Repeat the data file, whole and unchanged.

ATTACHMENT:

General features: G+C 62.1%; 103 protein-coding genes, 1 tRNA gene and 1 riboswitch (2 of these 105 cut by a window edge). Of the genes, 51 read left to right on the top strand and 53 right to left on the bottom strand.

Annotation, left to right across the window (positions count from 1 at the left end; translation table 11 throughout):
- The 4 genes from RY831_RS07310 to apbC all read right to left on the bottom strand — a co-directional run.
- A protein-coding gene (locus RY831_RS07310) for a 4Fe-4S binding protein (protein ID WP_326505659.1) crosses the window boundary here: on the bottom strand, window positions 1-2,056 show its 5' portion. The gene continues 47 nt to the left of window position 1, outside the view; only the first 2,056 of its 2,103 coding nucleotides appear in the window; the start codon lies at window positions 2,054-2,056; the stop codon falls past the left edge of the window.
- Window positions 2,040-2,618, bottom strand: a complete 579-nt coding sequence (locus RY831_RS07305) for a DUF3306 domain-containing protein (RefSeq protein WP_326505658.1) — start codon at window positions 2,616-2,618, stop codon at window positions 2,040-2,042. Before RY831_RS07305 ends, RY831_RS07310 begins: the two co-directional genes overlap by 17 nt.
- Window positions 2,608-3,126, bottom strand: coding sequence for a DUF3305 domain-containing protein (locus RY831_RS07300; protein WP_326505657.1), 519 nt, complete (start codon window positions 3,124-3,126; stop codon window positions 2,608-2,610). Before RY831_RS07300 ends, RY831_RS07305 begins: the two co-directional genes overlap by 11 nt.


General features: G+C 62.1%; 103 protein-coding genes, 1 tRNA gene and 1 riboswitch (2 of these 105 cut by a window edge). Of the genes, 51 read left to right on the top strand and 53 right to left on the bottom strand.

Annotation, left to right across the window (positions count from 1 at the left end; translation table 11 throughout):
- The 4 genes from RY831_RS07310 to apbC all read right to left on the bottom strand — a co-directional run.
- A protein-coding gene (locus RY831_RS07310) for a 4Fe-4S binding protein (protein ID WP_326505659.1) crosses the window boundary here: on the bottom strand, window positions 1-2,056 show its 5' portion. The gene continues 47 nt to the left of window position 1, outside the view; only the first 2,056 of its 2,103 coding nucleotides appear in the window; the start codon lies at window positions 2,054-2,056; the stop codon falls past the left edge of the window.
- Window positions 2,040-2,618, bottom strand: a complete 579-nt coding sequence (locus RY831_RS07305) for a DUF3306 domain-containing protein (RefSeq protein WP_326505658.1) — start codon at window positions 2,616-2,618, stop codon at window positions 2,040-2,042. Before RY831_RS07305 ends, RY831_RS07310 begins: the two co-directional genes overlap by 17 nt.
- Window positions 2,608-3,126, bottom strand: coding sequence for a DUF3305 domain-containing protein (locus RY831_RS07300; protein WP_326505657.1), 519 nt, complete (start codon window positions 3,124-3,126; stop codon window positions 2,608-2,610). Before RY831_RS07300 ends, RY831_RS07305 begins: the two co-directional genes overlap by 11 nt.